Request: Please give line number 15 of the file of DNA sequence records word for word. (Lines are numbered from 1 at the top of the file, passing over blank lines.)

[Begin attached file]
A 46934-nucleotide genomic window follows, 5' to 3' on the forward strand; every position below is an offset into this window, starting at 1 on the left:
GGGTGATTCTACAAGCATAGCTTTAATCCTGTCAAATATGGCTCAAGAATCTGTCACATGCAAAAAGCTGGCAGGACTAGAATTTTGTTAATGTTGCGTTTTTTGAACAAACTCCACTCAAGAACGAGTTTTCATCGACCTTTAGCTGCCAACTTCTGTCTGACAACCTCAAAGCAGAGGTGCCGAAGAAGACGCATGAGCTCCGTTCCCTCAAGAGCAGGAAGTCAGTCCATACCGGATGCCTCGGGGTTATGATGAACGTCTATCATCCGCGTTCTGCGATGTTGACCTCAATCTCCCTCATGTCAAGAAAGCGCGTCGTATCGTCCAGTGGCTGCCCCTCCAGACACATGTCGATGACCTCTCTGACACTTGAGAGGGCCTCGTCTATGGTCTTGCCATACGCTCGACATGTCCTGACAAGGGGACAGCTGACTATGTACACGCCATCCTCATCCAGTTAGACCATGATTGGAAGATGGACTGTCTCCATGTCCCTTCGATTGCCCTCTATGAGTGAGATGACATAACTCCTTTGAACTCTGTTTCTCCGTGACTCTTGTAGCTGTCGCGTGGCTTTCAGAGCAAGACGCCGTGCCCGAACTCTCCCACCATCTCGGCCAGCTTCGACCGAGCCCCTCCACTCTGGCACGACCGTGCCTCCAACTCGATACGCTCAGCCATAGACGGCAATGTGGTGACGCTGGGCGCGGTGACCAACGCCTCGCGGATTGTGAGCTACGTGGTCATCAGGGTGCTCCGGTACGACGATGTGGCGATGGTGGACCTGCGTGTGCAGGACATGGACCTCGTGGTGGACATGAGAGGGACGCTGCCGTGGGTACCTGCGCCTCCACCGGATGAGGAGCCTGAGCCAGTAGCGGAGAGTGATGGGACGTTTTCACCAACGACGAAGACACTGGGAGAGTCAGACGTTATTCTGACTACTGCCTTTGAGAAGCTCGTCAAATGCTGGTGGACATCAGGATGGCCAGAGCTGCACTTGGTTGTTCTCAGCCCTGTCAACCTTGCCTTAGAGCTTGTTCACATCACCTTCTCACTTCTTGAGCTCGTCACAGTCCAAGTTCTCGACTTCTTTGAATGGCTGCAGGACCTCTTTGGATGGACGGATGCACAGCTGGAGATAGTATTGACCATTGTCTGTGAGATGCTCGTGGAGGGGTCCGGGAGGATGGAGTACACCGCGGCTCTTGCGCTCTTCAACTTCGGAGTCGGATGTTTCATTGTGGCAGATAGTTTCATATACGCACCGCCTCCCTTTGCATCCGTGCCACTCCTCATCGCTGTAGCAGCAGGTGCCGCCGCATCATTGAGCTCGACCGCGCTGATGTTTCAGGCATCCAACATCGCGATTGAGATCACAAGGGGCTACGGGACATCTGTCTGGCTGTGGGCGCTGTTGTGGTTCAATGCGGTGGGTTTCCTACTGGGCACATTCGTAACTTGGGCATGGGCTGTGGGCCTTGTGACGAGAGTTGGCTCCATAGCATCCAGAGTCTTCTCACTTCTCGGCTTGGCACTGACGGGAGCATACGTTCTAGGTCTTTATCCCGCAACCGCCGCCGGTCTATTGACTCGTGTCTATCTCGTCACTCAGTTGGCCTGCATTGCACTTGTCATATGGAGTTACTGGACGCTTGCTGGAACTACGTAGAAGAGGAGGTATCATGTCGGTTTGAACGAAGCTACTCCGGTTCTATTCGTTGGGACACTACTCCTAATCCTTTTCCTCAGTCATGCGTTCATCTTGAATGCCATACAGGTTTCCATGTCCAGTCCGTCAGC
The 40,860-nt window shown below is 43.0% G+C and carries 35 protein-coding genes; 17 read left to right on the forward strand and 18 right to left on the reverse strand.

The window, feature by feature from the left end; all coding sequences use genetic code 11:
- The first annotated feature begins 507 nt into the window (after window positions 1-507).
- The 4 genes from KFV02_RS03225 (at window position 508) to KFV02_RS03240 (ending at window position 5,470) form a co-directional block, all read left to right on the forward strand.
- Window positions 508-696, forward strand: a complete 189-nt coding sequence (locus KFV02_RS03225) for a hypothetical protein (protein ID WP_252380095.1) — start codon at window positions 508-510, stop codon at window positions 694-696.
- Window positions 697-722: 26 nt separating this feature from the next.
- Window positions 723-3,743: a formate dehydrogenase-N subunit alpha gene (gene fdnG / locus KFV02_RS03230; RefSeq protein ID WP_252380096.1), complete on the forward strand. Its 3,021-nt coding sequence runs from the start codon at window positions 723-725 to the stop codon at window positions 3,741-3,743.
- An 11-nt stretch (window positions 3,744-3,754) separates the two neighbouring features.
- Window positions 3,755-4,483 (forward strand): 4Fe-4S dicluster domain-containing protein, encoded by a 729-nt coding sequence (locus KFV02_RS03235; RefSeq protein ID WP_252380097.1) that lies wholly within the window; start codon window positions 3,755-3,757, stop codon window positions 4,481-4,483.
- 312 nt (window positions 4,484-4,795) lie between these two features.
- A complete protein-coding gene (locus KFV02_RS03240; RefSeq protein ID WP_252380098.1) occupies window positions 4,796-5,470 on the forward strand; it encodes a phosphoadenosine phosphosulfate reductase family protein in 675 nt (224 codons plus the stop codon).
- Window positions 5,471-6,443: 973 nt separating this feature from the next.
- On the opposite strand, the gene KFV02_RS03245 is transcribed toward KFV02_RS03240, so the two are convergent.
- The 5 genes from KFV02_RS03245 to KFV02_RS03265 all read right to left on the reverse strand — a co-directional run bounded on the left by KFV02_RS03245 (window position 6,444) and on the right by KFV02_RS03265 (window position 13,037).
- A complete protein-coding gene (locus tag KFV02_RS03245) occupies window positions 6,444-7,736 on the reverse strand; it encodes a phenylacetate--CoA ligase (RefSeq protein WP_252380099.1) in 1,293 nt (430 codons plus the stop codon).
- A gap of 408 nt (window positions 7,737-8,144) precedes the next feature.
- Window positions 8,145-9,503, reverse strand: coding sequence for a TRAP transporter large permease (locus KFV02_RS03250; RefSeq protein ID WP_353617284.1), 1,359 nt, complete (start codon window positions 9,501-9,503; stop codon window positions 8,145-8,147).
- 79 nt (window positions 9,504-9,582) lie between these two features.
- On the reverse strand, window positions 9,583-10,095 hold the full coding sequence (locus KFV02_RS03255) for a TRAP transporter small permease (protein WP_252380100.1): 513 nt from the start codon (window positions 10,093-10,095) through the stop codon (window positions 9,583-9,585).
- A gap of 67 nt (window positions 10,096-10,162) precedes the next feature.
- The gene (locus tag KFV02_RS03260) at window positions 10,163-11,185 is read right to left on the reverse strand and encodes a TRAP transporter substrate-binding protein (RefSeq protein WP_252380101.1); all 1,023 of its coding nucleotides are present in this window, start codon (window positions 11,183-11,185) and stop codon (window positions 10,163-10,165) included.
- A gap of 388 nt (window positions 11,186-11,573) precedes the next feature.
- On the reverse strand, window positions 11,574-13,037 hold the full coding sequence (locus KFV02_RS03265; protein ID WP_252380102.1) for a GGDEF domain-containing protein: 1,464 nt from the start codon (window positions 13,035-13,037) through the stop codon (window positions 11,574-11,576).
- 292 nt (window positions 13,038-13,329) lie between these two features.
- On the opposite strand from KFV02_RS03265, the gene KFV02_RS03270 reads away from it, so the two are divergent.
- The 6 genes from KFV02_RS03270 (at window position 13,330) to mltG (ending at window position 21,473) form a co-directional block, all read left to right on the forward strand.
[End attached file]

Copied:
- On the opposite strand, the gene KFV02_RS03245 is transcribed toward KFV02_RS03240, so the two are convergent.